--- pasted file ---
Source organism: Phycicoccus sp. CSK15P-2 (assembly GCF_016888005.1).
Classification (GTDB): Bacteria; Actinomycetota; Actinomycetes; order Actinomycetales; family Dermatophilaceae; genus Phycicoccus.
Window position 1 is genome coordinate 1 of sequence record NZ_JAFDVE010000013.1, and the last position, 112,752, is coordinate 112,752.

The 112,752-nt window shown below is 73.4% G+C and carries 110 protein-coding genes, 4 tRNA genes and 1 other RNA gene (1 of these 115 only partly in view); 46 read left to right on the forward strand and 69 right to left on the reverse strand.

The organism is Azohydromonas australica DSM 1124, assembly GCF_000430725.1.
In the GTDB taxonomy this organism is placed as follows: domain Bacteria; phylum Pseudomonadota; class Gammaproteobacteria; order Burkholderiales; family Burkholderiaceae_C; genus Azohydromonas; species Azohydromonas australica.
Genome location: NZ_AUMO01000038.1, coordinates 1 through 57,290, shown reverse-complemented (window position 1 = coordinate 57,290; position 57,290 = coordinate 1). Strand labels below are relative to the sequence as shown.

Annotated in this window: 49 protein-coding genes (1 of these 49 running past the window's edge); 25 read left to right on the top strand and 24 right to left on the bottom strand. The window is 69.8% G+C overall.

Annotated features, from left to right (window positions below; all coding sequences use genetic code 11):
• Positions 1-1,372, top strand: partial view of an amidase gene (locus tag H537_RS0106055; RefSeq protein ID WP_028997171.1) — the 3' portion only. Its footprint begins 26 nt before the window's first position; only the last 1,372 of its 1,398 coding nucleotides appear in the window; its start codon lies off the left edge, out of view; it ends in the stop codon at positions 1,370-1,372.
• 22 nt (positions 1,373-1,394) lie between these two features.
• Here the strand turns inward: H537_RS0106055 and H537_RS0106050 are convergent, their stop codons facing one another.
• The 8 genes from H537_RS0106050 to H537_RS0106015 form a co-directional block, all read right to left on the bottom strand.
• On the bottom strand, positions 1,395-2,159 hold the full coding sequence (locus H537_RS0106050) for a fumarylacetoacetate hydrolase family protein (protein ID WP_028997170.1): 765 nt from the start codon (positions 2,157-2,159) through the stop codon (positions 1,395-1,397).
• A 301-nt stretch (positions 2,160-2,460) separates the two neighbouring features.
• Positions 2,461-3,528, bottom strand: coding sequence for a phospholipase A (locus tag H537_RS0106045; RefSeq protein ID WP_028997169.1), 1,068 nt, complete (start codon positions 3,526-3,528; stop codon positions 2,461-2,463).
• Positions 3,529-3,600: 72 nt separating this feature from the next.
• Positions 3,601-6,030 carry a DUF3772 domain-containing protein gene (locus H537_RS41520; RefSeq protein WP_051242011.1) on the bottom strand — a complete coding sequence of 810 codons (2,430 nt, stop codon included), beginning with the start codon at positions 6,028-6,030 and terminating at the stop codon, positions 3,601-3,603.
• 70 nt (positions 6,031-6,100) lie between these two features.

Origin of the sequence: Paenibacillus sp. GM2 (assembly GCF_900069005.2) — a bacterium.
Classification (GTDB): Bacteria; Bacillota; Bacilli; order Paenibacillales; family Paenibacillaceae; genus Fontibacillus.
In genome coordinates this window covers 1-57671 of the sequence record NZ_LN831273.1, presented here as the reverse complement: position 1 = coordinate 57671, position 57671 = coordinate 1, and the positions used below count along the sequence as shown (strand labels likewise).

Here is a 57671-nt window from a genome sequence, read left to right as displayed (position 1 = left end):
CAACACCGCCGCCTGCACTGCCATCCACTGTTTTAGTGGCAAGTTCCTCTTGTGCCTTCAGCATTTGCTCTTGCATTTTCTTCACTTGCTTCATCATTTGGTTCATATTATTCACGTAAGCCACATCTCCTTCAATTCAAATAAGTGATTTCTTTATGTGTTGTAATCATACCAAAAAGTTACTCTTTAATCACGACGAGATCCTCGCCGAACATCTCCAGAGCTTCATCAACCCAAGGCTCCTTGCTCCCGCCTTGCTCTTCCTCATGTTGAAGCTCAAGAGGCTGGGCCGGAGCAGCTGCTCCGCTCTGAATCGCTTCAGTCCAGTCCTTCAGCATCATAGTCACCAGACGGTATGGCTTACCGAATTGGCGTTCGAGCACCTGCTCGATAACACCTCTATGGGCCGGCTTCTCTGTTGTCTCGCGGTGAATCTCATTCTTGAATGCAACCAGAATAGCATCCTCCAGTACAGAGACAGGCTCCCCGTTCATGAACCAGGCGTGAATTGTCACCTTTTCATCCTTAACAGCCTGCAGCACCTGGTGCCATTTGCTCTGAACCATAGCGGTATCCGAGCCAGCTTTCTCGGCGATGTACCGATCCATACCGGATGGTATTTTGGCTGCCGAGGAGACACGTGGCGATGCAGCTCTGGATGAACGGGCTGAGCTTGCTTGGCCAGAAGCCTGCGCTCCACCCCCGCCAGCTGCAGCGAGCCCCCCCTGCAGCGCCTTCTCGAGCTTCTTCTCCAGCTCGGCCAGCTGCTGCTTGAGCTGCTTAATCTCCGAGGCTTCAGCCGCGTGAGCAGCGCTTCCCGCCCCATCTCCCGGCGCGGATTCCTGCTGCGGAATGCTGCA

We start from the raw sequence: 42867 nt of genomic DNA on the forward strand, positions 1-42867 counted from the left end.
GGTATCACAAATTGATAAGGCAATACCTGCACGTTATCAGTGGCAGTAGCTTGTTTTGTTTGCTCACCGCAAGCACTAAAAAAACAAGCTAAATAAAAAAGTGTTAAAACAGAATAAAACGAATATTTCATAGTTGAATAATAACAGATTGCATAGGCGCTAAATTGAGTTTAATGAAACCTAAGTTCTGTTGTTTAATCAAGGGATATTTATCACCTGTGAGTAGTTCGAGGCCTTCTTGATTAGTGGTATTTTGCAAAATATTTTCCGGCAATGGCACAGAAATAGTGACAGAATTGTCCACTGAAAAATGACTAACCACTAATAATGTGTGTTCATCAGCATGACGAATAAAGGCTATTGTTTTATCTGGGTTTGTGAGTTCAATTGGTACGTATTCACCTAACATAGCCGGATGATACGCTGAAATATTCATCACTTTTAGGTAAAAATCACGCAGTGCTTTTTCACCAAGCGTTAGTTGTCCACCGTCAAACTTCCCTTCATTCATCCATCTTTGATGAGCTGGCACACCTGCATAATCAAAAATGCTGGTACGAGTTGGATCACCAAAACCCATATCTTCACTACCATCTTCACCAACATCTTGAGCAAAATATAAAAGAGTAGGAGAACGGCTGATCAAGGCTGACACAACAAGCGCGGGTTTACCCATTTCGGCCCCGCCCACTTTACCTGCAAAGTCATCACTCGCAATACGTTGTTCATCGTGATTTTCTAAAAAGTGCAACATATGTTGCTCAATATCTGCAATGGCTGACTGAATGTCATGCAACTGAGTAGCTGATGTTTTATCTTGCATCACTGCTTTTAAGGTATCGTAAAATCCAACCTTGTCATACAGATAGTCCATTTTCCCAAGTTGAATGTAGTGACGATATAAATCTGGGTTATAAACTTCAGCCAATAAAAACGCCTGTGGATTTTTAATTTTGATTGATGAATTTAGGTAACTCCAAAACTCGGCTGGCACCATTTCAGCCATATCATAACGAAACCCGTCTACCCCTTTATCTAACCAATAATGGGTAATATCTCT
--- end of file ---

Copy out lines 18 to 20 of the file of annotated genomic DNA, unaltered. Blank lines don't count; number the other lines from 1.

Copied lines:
• Positions 3,601-6,030 carry a DUF3772 domain-containing protein gene (locus H537_RS41520; RefSeq protein WP_051242011.1) on the bottom strand — a complete coding sequence of 810 codons (2,430 nt, stop codon included), beginning with the start codon at positions 6,028-6,030 and terminating at the stop codon, positions 3,601-3,603.
• 70 nt (positions 6,031-6,100) lie between these two features.

Origin of the sequence: Paenibacillus sp. GM2 (assembly GCF_900069005.2) — a bacterium.